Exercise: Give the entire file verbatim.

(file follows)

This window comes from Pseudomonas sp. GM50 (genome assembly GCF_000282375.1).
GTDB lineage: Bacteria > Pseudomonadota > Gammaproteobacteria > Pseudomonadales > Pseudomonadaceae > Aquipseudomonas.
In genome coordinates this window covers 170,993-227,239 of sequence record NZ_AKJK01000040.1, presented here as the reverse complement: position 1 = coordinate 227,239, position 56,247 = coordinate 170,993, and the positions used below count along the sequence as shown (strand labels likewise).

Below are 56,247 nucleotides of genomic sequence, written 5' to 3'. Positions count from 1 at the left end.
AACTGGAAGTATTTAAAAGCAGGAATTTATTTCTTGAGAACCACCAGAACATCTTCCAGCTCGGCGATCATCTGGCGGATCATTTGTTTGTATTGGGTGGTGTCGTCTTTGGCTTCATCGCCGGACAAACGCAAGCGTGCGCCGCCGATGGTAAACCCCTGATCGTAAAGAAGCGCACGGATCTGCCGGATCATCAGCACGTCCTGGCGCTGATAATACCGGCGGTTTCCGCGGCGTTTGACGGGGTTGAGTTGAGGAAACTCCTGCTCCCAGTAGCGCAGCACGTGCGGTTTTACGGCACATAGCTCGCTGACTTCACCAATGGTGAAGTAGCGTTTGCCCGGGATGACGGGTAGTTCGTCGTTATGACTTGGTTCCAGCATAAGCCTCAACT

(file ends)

This window comes from Pseudomonas sp. GM50 (genome assembly GCF_000282375.1).
GTDB lineage: Bacteria > Pseudomonadota > Gammaproteobacteria > Pseudomonadales > Pseudomonadaceae > Aquipseudomonas.
In genome coordinates this window covers 170,993-227,239 of sequence record NZ_AKJK01000040.1, presented here as the reverse complement: position 1 = coordinate 227,239, position 56,247 = coordinate 170,993, and the positions used below count along the sequence as shown (strand labels likewise).

Below are 56,247 nucleotides of genomic sequence, written 5' to 3'. Positions count from 1 at the left end.
AACTGGAAGTATTTAAAAGCAGGAATTTATTTCTTGAGAACCACCAGAACATCTTCCAGCTCGGCGATCATCTGGCGGATCATTTGTTTGTATTGGGTGGTGTCGTCTTTGGCTTCATCGCCGGACAAACGCAAGCGTGCGCCGCCGATGGTAAACCCCTGATCGTAAAGAAGCGCACGGATCTGCCGGATCATCAGCACGTCCTGGCGCTGATAATACCGGCGGTTTCCGCGGCGTTTGACGGGGTTGAGTTGAGGAAACTCCTGCTCCCAGTAGCGCAGCACGTGCGGTTTTACGGCACATAGCTCGCTGACTTCACCAATGGTGAAGTAGCGTTTGCCCGGGATGACGGGTAGTTCGTCGTTATGACTTGGTTCCAGCATAAGCCTCAACT